Strong and enduring institutions stand at the base of American democracy. They are tasked with making and keeping the law, the rights of citizens, essential government services, and the measures and procedures necessary to implement them. Nevertheless, institutions are not some form of political theoretical abstraction, and they are not just mere buildings lining the sides of the National Mall in D.C. 

Institutions like the federal and state governments are dependent upon the officials that embody them, not only in their current function, but in their future and continued existence. These people — presidents, secretaries, congresspeople, and governors — must abide by a heightened standard, not only in their actions but in their words. With this kind of power, they are the mouthpiece of the State, and what is often deemed as “inoffensive” political rhetoric becomes a deadly weapon.

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However, this powerful sword does not discriminate between friend or foe, the power of the State being greater than any petty politician who thinks to be its master. This is a self-destructive path that threatens to destroy the integrity of institutions themselves. When institutions are hijacked in the service of one man they are incapacitated from their ordained duty: the protection of American rights and democracy.

The vacuum of power left by their incapacitation instigates violent moments such this one among the radical and the lawless, who are legitimized by the indifference and even encouragement of the custodians of our institutions. From my time in Venezuela, I have witnessed a fair share of congressional assaults, and I can attest that Wednesday’s deplorable event is not just an isolated incident, but the gravest symptom of a shattered institutional framework — and the Republicans have held the hammer in plain sight all along.

Nevertheless, as we also have witnessed, relying on misinformation and hate to perpetuate yourself in power can only get you so far. Over the past two years, Republicans have lost the House, the Presidency, and now the Senate. This mandate from the electorate should be interpreted as an explicit denunciation of political strategies that have gone too low and too far. I recognize the existence of conservatives and Republicans that have been appalled by the words and actions of the President and his camp. I urge them — and especially my fellow Princetonians — to make their voices heard, and not to trade principle for a political base with no respect for the Constitution.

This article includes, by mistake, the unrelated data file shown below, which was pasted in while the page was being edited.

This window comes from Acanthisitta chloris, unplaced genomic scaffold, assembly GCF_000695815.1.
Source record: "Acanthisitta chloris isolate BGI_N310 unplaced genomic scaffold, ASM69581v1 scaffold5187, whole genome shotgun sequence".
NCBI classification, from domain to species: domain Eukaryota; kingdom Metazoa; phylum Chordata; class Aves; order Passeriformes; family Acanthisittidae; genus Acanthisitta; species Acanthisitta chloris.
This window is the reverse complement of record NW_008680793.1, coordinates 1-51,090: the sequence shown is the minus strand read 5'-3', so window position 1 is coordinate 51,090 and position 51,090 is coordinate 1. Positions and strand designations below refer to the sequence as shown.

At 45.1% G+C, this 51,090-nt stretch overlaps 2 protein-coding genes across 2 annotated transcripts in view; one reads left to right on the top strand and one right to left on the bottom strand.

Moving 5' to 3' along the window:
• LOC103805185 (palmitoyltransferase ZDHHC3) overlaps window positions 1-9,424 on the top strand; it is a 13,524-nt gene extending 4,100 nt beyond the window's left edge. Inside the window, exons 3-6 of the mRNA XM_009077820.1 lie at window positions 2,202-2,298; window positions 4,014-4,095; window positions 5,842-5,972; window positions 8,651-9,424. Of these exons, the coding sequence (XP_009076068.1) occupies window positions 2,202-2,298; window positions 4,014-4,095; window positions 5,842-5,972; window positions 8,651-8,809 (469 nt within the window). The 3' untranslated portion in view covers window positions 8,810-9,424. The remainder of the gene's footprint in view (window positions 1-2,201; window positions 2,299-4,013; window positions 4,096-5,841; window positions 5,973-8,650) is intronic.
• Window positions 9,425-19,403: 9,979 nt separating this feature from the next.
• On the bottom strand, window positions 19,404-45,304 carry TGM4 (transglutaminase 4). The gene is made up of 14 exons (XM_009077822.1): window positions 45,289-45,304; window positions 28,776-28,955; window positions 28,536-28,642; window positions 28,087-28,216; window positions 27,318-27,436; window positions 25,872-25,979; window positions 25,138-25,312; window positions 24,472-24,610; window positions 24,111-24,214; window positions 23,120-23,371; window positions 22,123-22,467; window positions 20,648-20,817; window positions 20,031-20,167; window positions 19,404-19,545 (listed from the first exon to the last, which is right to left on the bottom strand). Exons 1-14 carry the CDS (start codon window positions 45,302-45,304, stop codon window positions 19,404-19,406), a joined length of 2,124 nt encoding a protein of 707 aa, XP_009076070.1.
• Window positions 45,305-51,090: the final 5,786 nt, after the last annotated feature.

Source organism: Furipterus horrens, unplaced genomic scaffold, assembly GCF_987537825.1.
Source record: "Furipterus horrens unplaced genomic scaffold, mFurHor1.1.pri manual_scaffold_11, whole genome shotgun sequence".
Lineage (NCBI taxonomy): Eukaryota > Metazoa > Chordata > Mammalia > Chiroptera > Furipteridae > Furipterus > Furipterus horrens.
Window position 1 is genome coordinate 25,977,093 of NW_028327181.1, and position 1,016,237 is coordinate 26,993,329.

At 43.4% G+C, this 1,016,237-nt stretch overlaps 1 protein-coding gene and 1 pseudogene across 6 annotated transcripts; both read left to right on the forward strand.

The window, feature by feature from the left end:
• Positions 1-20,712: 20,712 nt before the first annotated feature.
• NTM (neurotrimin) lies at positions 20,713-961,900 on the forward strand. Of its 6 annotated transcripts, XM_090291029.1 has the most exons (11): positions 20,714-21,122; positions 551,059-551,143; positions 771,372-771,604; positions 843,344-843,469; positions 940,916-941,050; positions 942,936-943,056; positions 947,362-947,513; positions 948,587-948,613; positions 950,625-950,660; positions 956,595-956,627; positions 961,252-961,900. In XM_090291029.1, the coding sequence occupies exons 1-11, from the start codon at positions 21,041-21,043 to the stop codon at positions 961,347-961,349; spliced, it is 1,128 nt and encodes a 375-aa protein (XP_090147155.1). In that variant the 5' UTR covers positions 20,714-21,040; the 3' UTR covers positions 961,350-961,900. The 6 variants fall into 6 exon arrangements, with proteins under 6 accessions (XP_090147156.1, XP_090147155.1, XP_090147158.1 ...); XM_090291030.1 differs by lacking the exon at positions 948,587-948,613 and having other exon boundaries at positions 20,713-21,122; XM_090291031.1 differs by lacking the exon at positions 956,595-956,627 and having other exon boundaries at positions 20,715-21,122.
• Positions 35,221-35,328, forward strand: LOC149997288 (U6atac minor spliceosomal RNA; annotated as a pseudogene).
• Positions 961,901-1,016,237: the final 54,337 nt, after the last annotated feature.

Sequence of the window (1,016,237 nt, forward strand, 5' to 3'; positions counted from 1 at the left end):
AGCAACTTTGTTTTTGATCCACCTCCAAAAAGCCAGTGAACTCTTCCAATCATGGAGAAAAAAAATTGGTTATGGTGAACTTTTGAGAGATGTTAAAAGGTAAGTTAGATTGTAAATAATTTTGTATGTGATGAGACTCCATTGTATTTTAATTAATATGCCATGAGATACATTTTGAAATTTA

I am sure many of my fellow students will take on a life of public service, many of them with a conservative mindset. Understand that what we have seen in the last four years has not been conservatism, but its most dangerous opposite: the degradation of institutions in the service of corrupt men. Whether or not you have participated in Trump’s charade or not, I hope Wednesday’s events serve as a testament of what not to do and prompt a return to a more principled conservatism. The wisdom of one of your philosophical forebearers, Edmund Burke, speaks volumes on what is to be done: “When bad men combine, the good must associate; else they will fall, one by one, an unpitied sacrifice in a contemptible struggle.”

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Juan José López Haddad is a junior in the School of Public and International Affairs from Caracas, Venezuela. He can be reached at jhaddad@princeton.edu.